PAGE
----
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|Message Board > Families / Partners of Addicts > Don't Know What To Do|
|Posted by: Amanda1933 September 6, 2019, 12:31 PM|
|My husband has been drinking for our whole marriage. Never been a big problem whereas he still goes to work, is not abusive. But the last year has been bad with staying in the kitchen all night and drinking 10 beers a night. My 14 year old told me that dad has changed an I didn't know he drank beer. That's when I put my foot down and told him he needs to stop. He said he is depressed so that's why he drinks. He went to counceling and started antidepressants but still drinks every night just not as much. So now months later I realized he stopped counceling and the antidepressants. He said he forgets to take them and they are not helping
They are not helping because he drinks while he on them. My daughter told me he should go live with his mother because he will not get better at home. He has been saying he will stop for a year now. When do I say enough is enough. I have supported him for a year and swept it under the table.thanks
|Posted by: #momfail September 6, 2019, 4:46 PM|
|Hello Amanda, I'm so sorry you're going through this. I don't have much advice for you, other than you need to let your husband know how you and your kids feel about his drinking, and from there he needs to decide to get help. If he doesn't seek help, maybe living apart is the best solution. hugs for you. It's not easy and I know it's hard to post for the first time.|
|Posted by: Sallyanna September 6, 2019, 8:22 PM|
|As you well know, sadly, your husband has an addiction to alcohol. He needs professional help (detox, rehab, meetings) if he is willing to admit he has an addiction and if he's willing to go on his own. If he's in denial and doesn't 'think' he needs help, then nothing will change and he will likely get worse. Meanwhile, he's modeling this behavior to your son which is very concerning, abusive, and damaging.
Its important, in my opinion, that you have very clear personal boundaries of what you will and will not tolerate. Its important not to deny to yourself what you know is true. Its important to not rationalize his behavior or drinking. Its important to protect your son. If your husband doesn't want sobriety then you have to make a decision about how you want to live your life for you and your son in a healthy manner. Living with a person in active addiction is not healthy.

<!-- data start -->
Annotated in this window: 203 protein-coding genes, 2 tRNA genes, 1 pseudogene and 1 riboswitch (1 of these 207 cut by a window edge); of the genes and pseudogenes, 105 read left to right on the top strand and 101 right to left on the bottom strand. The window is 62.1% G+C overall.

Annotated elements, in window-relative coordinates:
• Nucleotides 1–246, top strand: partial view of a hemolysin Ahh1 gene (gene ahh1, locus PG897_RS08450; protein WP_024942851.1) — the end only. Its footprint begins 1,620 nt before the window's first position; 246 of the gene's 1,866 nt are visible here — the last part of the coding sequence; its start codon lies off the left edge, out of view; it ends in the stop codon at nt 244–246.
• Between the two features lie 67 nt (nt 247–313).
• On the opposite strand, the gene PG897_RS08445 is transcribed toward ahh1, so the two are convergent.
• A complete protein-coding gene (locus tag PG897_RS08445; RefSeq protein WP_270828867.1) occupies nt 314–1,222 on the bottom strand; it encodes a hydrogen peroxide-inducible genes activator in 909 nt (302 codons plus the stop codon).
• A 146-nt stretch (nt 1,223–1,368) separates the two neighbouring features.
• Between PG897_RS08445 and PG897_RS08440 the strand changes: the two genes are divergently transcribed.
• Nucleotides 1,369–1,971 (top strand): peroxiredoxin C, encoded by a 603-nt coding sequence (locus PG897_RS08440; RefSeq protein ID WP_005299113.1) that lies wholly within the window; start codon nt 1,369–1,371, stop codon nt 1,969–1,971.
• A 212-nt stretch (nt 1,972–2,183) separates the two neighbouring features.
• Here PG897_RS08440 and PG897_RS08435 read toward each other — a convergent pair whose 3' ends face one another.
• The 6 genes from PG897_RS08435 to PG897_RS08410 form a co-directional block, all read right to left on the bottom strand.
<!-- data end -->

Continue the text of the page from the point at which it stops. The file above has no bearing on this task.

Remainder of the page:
Im sorry you are in this situation. Just remember to take care of you, your son, and make healthy decisions.
|Posted by: NyToFlorida September 7, 2019, 11:36 AM|
|I think you have given your husband a chance to change for the past year. Suggest to him that he temporarily moves to his mother's. Does not have to be a divorce situation. Just a break for all of you.
Early this year because of my son's addiction I left my home for 2 months. It gave all of us a break. Me - a chance to feel safe and not nervous about what interaction with my son was going to happen. Without me there, my son was not able to ask me for 'help'.
It helped my husband because when we were together we only talked about the problem of the day and we were both upset all the time.
We both got a break of peace and quiet. kind of a way to get back to basics and regroup.
|Posted by: Parenting2 September 11, 2019, 8:15 AM|
|I agree. Although it is tough, just keeping things the same is not good for anyone. He really needs to leave the family home and figure out his addiction. So easy to write, but I know it will be hell for all involved. Make sure you and your kids have someone to talk to and maybe counseling or Al-Anon meetings.
My son has been in this spiral of depression/usage. I get that and I have been depressed. But, the choice is get help or move on. Staying in that cycle is not fair to the people around.